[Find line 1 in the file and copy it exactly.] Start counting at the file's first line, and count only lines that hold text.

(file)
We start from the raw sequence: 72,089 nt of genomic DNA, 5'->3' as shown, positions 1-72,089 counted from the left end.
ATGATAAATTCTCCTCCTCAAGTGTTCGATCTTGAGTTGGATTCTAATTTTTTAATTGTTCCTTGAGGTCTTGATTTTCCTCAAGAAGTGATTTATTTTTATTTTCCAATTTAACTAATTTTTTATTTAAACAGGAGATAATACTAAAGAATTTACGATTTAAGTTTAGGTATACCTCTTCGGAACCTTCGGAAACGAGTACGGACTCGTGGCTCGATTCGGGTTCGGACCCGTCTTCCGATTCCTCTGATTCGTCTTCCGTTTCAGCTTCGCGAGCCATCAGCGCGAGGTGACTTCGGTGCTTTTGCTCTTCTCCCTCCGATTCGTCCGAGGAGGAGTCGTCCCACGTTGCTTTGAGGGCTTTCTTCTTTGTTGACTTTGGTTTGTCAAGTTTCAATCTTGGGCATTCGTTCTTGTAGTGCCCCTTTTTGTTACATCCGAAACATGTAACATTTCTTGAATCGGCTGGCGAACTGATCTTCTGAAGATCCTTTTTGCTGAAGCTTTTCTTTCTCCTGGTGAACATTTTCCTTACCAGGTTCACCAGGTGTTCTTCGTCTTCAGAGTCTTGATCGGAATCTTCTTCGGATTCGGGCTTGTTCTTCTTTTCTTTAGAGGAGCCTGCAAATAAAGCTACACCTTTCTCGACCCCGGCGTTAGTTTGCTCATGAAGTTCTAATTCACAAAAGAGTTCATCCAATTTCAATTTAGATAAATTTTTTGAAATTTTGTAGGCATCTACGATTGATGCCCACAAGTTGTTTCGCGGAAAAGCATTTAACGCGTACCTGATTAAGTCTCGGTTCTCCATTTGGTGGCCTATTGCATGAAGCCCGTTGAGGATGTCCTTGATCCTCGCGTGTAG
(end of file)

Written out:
We start from the raw sequence: 72,089 nt of genomic DNA, 5'->3' as shown, positions 1-72,089 counted from the left end.